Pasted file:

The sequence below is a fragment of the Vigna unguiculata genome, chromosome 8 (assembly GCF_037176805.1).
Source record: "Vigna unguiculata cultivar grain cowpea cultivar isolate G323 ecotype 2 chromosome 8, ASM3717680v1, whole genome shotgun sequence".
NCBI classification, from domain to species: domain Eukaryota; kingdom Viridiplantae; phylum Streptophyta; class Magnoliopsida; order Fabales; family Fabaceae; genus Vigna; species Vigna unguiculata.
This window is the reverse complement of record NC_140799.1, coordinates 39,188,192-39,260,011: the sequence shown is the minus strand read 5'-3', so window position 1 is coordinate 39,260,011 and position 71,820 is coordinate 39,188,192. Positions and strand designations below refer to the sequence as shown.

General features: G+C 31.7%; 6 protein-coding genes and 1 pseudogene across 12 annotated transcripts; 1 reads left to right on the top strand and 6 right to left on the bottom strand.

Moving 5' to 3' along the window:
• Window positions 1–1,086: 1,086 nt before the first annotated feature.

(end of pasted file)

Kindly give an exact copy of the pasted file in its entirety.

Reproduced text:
The sequence below is a fragment of the Vigna unguiculata genome, chromosome 8 (assembly GCF_037176805.1).
Source record: "Vigna unguiculata cultivar grain cowpea cultivar isolate G323 ecotype 2 chromosome 8, ASM3717680v1, whole genome shotgun sequence".
NCBI classification, from domain to species: domain Eukaryota; kingdom Viridiplantae; phylum Streptophyta; class Magnoliopsida; order Fabales; family Fabaceae; genus Vigna; species Vigna unguiculata.
This window is the reverse complement of record NC_140799.1, coordinates 39,188,192-39,260,011: the sequence shown is the minus strand read 5'-3', so window position 1 is coordinate 39,260,011 and position 71,820 is coordinate 39,188,192. Positions and strand designations below refer to the sequence as shown.

General features: G+C 31.7%; 6 protein-coding genes and 1 pseudogene across 12 annotated transcripts; 1 reads left to right on the top strand and 6 right to left on the bottom strand.

Moving 5' to 3' along the window:
• Window positions 1–1,086: 1,086 nt before the first annotated feature.